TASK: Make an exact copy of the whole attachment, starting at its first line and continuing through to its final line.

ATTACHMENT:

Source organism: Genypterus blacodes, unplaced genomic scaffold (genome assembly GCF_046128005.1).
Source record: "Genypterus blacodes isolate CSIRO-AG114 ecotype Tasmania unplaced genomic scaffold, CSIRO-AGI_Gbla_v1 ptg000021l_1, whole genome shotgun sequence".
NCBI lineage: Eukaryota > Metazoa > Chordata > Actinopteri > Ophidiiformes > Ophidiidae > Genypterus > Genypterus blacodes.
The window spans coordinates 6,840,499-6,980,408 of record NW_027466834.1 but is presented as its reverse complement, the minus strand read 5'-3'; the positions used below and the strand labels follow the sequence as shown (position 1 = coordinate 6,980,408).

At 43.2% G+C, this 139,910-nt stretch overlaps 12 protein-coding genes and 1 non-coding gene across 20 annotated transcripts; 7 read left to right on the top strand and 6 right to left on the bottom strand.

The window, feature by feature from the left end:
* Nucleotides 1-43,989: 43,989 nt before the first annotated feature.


Source organism: Genypterus blacodes, unplaced genomic scaffold (genome assembly GCF_046128005.1).
Source record: "Genypterus blacodes isolate CSIRO-AG114 ecotype Tasmania unplaced genomic scaffold, CSIRO-AGI_Gbla_v1 ptg000021l_1, whole genome shotgun sequence".
NCBI lineage: Eukaryota > Metazoa > Chordata > Actinopteri > Ophidiiformes > Ophidiidae > Genypterus > Genypterus blacodes.
The window spans coordinates 6,840,499-6,980,408 of record NW_027466834.1 but is presented as its reverse complement, the minus strand read 5'-3'; the positions used below and the strand labels follow the sequence as shown (position 1 = coordinate 6,980,408).

At 43.2% G+C, this 139,910-nt stretch overlaps 12 protein-coding genes and 1 non-coding gene across 20 annotated transcripts; 7 read left to right on the top strand and 6 right to left on the bottom strand.

The window, feature by feature from the left end:
* Nucleotides 1-43,989: 43,989 nt before the first annotated feature.